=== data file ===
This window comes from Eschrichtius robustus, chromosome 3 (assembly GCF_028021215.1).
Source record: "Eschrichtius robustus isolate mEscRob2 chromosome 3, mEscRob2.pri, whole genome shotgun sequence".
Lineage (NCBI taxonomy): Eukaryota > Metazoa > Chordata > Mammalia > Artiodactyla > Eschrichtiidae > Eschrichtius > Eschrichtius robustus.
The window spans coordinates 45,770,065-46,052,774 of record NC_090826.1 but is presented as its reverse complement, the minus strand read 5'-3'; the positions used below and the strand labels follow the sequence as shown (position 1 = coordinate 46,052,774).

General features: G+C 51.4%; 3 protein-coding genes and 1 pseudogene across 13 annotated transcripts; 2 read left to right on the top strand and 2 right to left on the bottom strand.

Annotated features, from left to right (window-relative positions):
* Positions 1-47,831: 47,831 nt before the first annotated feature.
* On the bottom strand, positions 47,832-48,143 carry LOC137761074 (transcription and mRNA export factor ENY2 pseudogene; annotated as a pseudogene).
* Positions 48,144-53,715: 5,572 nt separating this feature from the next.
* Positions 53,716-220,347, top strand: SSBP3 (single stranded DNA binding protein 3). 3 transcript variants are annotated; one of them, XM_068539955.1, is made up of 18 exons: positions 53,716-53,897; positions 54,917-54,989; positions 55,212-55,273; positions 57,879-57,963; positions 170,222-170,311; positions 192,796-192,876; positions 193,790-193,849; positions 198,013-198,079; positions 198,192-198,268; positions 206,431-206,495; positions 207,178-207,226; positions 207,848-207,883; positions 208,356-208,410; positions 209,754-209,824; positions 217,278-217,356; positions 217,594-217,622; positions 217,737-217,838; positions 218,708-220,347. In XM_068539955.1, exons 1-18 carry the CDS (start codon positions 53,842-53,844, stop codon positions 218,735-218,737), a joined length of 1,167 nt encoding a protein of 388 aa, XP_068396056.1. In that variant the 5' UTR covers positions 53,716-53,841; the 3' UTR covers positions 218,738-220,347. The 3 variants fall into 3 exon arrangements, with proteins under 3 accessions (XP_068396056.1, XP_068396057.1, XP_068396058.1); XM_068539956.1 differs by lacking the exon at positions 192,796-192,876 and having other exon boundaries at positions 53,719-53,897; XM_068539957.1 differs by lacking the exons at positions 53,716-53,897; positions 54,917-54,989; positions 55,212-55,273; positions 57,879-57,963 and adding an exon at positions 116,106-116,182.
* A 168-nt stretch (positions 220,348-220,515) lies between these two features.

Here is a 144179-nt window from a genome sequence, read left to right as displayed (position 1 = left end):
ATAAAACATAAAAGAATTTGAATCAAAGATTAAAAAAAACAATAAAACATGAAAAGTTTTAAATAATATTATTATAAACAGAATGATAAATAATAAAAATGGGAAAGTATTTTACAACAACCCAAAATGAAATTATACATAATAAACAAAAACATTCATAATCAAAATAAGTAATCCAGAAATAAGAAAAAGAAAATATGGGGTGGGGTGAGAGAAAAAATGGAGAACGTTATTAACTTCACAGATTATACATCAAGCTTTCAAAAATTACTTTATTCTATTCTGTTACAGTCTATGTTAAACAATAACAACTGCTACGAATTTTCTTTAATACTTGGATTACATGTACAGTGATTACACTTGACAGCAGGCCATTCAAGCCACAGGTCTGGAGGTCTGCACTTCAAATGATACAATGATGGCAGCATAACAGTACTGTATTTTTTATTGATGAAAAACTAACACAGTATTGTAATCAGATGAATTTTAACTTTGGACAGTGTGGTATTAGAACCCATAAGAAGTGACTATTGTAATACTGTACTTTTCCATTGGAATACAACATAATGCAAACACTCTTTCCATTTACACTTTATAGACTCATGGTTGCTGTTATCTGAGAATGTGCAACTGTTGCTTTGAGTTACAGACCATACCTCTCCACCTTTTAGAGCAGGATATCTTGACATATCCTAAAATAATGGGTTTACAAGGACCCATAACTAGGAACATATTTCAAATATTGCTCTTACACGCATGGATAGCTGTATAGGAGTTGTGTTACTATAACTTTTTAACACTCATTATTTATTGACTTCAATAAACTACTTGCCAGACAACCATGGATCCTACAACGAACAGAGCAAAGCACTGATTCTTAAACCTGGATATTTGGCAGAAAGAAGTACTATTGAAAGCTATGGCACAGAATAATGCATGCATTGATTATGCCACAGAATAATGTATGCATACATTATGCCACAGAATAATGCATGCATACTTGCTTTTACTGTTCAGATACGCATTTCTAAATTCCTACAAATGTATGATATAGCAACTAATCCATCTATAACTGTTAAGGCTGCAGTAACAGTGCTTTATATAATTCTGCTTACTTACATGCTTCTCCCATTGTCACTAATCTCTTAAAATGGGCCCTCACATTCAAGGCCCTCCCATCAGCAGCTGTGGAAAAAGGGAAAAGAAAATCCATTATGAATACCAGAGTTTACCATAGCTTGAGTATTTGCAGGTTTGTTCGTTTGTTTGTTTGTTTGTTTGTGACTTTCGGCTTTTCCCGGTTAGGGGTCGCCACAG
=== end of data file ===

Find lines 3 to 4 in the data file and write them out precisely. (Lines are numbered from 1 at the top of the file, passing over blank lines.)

Lineage (NCBI taxonomy): Eukaryota > Metazoa > Chordata > Mammalia > Artiodactyla > Eschrichtiidae > Eschrichtius > Eschrichtius robustus.
The window spans coordinates 45,770,065-46,052,774 of record NC_090826.1 but is presented as its reverse complement, the minus strand read 5'-3'; the positions used below and the strand labels follow the sequence as shown (position 1 = coordinate 46,052,774).